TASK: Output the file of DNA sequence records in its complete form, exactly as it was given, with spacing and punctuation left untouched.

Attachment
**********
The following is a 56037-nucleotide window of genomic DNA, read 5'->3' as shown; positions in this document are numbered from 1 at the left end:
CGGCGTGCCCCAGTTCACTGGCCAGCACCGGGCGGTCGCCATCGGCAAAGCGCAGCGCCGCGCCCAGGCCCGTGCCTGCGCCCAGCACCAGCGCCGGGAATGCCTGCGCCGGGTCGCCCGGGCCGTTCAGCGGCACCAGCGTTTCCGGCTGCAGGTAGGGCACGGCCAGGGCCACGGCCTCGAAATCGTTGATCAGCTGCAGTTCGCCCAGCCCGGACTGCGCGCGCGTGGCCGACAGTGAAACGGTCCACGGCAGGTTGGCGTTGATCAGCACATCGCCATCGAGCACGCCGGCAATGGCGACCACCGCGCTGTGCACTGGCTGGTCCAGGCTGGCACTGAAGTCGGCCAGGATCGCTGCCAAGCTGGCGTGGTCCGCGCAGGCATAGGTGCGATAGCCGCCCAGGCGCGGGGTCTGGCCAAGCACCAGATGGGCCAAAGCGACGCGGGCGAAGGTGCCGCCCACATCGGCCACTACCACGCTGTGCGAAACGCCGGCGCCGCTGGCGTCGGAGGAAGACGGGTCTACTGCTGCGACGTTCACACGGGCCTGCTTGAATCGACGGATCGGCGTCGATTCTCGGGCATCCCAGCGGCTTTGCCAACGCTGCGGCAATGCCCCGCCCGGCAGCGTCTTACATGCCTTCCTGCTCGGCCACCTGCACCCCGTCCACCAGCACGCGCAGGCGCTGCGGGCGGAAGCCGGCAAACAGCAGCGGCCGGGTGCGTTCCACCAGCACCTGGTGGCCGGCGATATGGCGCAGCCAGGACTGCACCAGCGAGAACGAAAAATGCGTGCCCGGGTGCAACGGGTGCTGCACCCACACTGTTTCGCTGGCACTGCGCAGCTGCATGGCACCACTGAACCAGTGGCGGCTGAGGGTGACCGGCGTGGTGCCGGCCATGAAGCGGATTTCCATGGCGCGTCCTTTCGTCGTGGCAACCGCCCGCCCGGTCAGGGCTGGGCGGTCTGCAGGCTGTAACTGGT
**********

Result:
The following is a 56037-nucleotide window of genomic DNA, read 5'->3' as shown; positions in this document are numbered from 1 at the left end:
CGGCGTGCCCCAGTTCACTGGCCAGCACCGGGCGGTCGCCATCGGCAAAGCGCAGCGCCGCGCCCAGGCCCGTGCCTGCGCCCAGCACCAGCGCCGGGAATGCCTGCGCCGGGTCGCCCGGGCCGTTCAGCGGCACCAGCGTTTCCGGCTGCAGGTAGGGCACGGCCAGGGCCACGGCCTCGAAATCGTTGATCAGCTGCAGTTCGCCCAGCCCGGACTGCGCGCGCGTGGCCGACAGTGAAACGGTCCACGGCAGGTTGGCGTTGATCAGCACATCGCCATCGAGCACGCCGGCAATGGCGACCACCGCGCTGTGCACTGGCTGGTCCAGGCTGGCACTGAAGTCGGCCAGGATCGCTGCCAAGCTGGCGTGGTCCGCGCAGGCATAGGTGCGATAGCCGCCCAGGCGCGGGGTCTGGCCAAGCACCAGATGGGCCAAAGCGACGCGGGCGAAGGTGCCGCCCACATCGGCCACTACCACGCTGTGCGAAACGCCGGCGCCGCTGGCGTCGGAGGAAGACGGGTCTACTGCTGCGACGTTCACACGGGCCTGCTTGAATCGACGGATCGGCGTCGATTCTCGGGCATCCCAGCGGCTTTGCCAACGCTGCGGCAATGCCCCGCCCGGCAGCGTCTTACATGCCTTCCTGCTCGGCCACCTGCACCCCGTCCACCAGCACGCGCAGGCGCTGCGGGCGGAAGCCGGCAAACAGCAGCGGCCGGGTGCGTTCCACCAGCACCTGGTGGCCGGCGATATGGCGCAGCCAGGACTGCACCAGCGAGAACGAAAAATGCGTGCCCGGGTGCAACGGGTGCTGCACCCACACTGTTTCGCTGGCACTGCGCAGCTGCATGGCACCACTGAACCAGTGGCGGCTGAGGGTGACCGGCGTGGTGCCGGCCATGAAGCGGATTTCCATGGCGCGTCCTTTCGTCGTGGCAACCGCCCGCCCGGTCAGGGCTGGGCGGTCTGCAGGCTGTAACTGGT